Online payment service PayPal will prevent users in Argentina from making domestic transfers,
, PayPal users in Argentina will only be able to send and receive “international payments” starting on Oct. 9.
The move is apparently linked to the Argentine government’s 2011 decision to restrict the purchase of US dollars, a move implemented either to
, or to prop up the value of the peso, depending on whom you ask. This created a black market for US dollars, and because PayPal’s exchange rates were more palatable than the black market’s — roughly 4.7 pesos to US$1 at PayPal versus about 6.3 pesos to $1 on the black market — PayPal became a conduit for shady currency deals.
According to the BBC, people had taken to setting up two accounts with different email addresses. They would then transfer money between the accounts — magically turning the pesos into U.S. dollars in the process. However, with the new PayPal regulation, people in Argentina can only have one account.
The BBC article does not discuss how PayPal will enforce its one-account policy.
Baidu Doodle Stakes Claim to Islands
With anger over the China/Japan island dispute
, China’s top search engine, Baidu, unveiled a Google-esque doodle on its homepage that featured a Chinese flag planted in an island.
Baidu has also set up a “mini-site” that allows people to plant flags in virtual islands — and more than 1.2 million people have joined,
Chinese protesters have been attacking Japanese companies, including tech heavies like
, since Japan’s purchase of the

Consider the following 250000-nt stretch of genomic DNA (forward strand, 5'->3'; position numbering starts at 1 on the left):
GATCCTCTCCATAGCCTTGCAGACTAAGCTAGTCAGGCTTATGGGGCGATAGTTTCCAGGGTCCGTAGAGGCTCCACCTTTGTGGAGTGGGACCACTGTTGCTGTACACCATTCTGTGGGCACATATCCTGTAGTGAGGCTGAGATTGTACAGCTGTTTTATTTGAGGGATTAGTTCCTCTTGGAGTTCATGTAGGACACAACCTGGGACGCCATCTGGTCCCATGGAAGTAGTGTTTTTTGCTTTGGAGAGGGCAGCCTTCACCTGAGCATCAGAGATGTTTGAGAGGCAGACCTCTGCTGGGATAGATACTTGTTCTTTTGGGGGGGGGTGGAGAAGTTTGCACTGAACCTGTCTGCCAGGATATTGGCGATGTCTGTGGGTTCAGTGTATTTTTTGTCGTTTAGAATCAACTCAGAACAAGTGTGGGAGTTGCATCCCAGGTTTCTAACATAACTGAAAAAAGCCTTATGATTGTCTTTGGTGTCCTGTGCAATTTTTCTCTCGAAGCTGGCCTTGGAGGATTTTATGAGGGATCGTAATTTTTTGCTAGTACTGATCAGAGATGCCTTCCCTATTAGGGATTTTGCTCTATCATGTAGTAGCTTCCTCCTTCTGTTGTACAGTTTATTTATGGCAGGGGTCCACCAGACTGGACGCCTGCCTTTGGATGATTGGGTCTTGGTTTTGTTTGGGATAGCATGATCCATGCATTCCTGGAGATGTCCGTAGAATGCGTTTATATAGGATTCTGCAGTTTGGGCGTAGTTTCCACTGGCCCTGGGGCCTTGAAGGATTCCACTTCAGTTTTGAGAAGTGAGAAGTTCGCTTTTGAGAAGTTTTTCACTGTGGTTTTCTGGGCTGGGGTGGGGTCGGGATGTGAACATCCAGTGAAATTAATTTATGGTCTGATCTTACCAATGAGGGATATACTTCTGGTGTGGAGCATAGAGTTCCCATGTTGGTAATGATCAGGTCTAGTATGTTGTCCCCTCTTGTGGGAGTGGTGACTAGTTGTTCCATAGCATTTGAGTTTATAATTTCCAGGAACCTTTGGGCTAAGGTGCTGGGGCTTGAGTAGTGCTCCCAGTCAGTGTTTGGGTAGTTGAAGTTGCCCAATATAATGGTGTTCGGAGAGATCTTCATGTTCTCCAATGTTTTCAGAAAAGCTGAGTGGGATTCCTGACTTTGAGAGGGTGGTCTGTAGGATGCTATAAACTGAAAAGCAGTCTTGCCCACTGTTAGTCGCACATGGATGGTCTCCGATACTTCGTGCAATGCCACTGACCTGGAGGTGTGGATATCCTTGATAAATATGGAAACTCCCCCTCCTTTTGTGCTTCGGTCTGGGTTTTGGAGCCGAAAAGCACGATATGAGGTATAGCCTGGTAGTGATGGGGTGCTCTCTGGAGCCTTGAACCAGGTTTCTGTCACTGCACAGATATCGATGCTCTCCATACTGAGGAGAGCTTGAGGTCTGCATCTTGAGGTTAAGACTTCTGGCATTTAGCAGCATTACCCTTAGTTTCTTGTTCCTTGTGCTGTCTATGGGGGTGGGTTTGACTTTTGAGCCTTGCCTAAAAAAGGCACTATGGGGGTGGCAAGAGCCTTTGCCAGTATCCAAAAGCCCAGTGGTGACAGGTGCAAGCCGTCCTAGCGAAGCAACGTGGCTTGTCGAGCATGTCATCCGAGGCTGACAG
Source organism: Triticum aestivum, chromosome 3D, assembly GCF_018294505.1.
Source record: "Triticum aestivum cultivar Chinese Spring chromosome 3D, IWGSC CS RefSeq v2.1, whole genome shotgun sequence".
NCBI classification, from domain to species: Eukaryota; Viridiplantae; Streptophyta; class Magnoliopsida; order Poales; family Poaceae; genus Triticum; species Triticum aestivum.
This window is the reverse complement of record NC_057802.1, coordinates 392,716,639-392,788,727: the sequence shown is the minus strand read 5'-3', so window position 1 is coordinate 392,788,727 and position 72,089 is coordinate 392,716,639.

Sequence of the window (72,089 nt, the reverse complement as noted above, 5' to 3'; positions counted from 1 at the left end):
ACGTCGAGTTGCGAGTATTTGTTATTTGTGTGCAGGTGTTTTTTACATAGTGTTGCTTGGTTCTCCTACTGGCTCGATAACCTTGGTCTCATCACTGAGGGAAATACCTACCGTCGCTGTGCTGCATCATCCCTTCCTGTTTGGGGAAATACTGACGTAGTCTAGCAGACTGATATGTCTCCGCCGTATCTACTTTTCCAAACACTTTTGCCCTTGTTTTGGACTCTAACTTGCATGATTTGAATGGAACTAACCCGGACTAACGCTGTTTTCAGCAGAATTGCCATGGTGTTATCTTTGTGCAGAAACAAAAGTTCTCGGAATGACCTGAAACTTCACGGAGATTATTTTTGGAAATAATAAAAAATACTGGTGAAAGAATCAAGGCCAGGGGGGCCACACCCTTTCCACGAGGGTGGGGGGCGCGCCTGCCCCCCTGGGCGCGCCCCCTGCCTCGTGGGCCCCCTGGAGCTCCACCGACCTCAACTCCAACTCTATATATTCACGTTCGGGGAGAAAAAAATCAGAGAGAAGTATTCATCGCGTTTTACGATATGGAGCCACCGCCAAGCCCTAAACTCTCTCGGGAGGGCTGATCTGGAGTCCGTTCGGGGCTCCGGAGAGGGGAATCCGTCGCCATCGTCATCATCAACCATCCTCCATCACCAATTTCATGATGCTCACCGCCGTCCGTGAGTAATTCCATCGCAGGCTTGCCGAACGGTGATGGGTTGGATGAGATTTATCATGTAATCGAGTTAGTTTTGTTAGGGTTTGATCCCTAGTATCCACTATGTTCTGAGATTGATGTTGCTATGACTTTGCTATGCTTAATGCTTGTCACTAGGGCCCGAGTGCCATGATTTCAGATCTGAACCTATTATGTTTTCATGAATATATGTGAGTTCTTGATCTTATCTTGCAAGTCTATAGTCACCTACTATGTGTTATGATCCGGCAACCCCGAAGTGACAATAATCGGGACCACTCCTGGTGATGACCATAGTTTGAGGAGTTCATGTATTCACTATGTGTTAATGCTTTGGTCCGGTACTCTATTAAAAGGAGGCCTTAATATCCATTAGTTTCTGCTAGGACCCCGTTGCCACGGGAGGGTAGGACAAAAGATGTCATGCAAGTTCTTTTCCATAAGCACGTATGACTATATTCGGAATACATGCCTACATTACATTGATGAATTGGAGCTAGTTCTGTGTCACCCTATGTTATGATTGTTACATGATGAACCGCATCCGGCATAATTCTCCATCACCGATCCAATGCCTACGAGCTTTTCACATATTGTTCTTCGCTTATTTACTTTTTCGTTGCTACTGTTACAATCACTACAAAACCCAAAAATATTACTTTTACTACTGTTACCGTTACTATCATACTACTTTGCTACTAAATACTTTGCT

in the East China Sea.
As The Next Web
, the doodle coincides with the Sept. 18 anniversary of the
, which was a staged explosion that Japan used to justify invading northern China in 1931.
The Next Web weighs the pros and cons of Baidu’s decision, noting that while it will assuredly alienate Japanese users, it could also scores points with Chinese users. And with the search engine market in China
, the doodle provides a good chance for
Baidu made additional headlines Monday when
money to a Chinese author whose books it had published and offered for download without consent.
Australian MP: Microsoft Calendar Could be Security Breach
Alby Schultz, an Australian member of parliament (MP), has suggested that Microsoft Outlook’s calendar-sharing feature may have led to a security breach,
Schultz said that he found a “serious security issue” last Thursday after discovering that other Outlook users could see an MP’s meeting schedule after receiving an email from an MP.
According to ABC, the problem was discovered after new software was introduced, thereby granting users access to personal information found on other MPs’ computers, including emails and “potentially sensitive attachments.”
, Schultz questioned if this was a glitch caused by a recent upgrade to Windows 7, or if someone was hacking into the parliament’s system.
ABC says that about 50 MPs and senators have been affected, and that an investigation is underway to prevent it from happening again.